Department of Energy Argonne National Laboratory Office of Science NEWTON's Homepage NEWTON's Homepage
NEWTON, Ask A Scientist!
NEWTON Home Page NEWTON Teachers Visit Our Archives Ask A Question How To Ask A Question Question of the Week Our Expert Scientists Volunteer at NEWTON! Frequently Asked Questions Referencing NEWTON About NEWTON About Ask A Scientist Education At Argonne Nucleotide Order
Name: Lloyd
Status: Student
Age: 20s
Location: N/A
Country: N/A
Date: N/A 


Question:
My questions are: Of the DNA codes ATGC, which comes first, the TA, AT, or the GC, CG? What is the correct order?



Replies:
Dear Loyd, Suppose a string of beads, could you tell which bead came first? The nucleotides which are abbreviated with A, G, T, and C form a string that goes on and on, in every possible order. So it is impossible to say what is the correct order.

The string that nucleotides form is more complicated than the example of beads, because actually there are two strings that lay antiparalel and intertwined. Every nucleotide pairs with another, and you've got it right: A pairs with T, and G pairs with C (and, ofcourse, T with A, and C with G). Every pair is kept together by weak physical forces, and the two strands that are thus closely together are spiralled due to the specific shape of the nucleotides.

In the recently published 'book of life', the human genome, there would be millions of these four letters in every possible combination. But in fact, the book would be double the size if we would write down both strands, giving all nucleotides present in the chromosome. For convinience, only one strand is given and there is no convention which of the two.

I can't answer the question 'what nucleotide comes first'. We don't know which one evolved first, though we think that RNA existed before DNA (RNA consists of similar nucleotides, but now the codes are A, G, C and U). Scientists usually use the alphabetic order ACGT for arbitrary reasons, or the order GATC which is palindromic: if you read the nucleotides on the opposite strand that pair with these four, you read GATC again because the strands pair antiparallel. The same would be true for AGCT, and several other combinations.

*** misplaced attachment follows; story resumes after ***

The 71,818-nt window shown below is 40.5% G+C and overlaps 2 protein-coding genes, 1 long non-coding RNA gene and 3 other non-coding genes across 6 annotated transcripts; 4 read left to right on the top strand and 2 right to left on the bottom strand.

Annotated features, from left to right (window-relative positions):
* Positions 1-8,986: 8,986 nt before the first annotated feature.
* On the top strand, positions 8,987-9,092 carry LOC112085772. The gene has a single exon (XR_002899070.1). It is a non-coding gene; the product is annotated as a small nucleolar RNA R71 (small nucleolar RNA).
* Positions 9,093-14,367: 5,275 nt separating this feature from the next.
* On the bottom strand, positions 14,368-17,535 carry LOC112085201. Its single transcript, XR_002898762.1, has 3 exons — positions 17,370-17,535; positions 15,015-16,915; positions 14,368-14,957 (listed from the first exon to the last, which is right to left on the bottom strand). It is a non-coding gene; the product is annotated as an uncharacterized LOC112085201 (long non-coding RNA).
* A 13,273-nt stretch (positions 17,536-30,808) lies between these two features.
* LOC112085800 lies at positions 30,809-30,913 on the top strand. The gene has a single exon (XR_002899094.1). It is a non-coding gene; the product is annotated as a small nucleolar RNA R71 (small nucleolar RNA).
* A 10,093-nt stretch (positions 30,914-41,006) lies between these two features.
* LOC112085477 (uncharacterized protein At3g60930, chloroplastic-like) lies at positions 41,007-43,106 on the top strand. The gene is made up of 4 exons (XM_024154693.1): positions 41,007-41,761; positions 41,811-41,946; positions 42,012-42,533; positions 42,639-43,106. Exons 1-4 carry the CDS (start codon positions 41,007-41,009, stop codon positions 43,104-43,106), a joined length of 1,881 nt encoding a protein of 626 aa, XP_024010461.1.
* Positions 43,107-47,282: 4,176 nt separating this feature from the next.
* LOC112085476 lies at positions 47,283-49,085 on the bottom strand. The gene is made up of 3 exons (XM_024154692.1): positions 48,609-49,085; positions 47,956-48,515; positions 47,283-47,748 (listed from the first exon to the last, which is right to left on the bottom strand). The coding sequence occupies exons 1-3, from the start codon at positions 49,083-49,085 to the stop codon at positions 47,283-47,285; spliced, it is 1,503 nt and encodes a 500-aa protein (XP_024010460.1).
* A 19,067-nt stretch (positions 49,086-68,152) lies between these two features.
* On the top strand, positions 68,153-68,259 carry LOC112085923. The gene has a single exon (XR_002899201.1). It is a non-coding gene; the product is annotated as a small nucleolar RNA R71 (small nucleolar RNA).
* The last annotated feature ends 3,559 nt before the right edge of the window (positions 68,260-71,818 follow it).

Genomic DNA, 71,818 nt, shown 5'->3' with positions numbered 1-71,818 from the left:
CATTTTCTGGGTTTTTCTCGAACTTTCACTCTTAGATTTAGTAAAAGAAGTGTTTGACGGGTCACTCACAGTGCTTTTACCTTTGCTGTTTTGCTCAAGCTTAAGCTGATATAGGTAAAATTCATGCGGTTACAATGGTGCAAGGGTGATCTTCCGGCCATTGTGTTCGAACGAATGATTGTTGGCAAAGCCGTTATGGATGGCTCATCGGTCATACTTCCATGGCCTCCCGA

In conclusion, there is no answer to your question but I hope I gave some clarity on the subject.

Trudy


A, C, G, and T are abbreviations for the 4 building blocks (bases) that make up DNA. There isn't one particular order that's correct, because the DNA in a single human cell contains 1,000,000,000 or so of these blocks. From your question, you seem to understand that these blocks come in pairs of A:T (or T:A) and C:G (or G:C), and you're correct on that. Those pairs appear in every possible order somewhere in the genome -- all the DNA that makes up an organism.

Christine Ticknor
Ph.D. Student
Yale University
New Haven, Connecticut


That's like saying what's the first letter in a word or sentence. What word? What sentence? That's the definition of DNA. It is made up of A, T, C, G but its the combination and length of the message that makes each stretch of DNA different from another. Since DNA is double stranded and since the nucleotides pair specifically, once you know the order of one strand of DNA, you automatically know the sequence of the other strand. So to answer your question, the order depends on the section of DNA. If one letter is A the opposite letter will be T. If the letter is T the opposite letter will be A.

Van Hoeck


have the feeling your question is wrong....in that none "come first". A,T,C,&G are each abbreviations for the four base nucleotide found in DNA. Depending on their order they will in series of three's often code for a certain amino acid.

pf



Click here to return to the Molecular Biology Archives

NEWTON is an electronic community for Science, Math, and Computer Science K-12 Educators, sponsored and operated by Argonne National Laboratory's Educational Programs, Andrew Skipor, Ph.D., Head of Educational Programs.

For assistance with NEWTON contact a System Operator (help@newton.dep.anl.gov), or at Argonne's Educational Programs

NEWTON AND ASK A SCIENTIST
Educational Programs
Building 360
9700 S. Cass Ave.
Argonne, Illinois
60439-4845, USA
Update: June 2012
Weclome To Newton

Argonne National Laboratory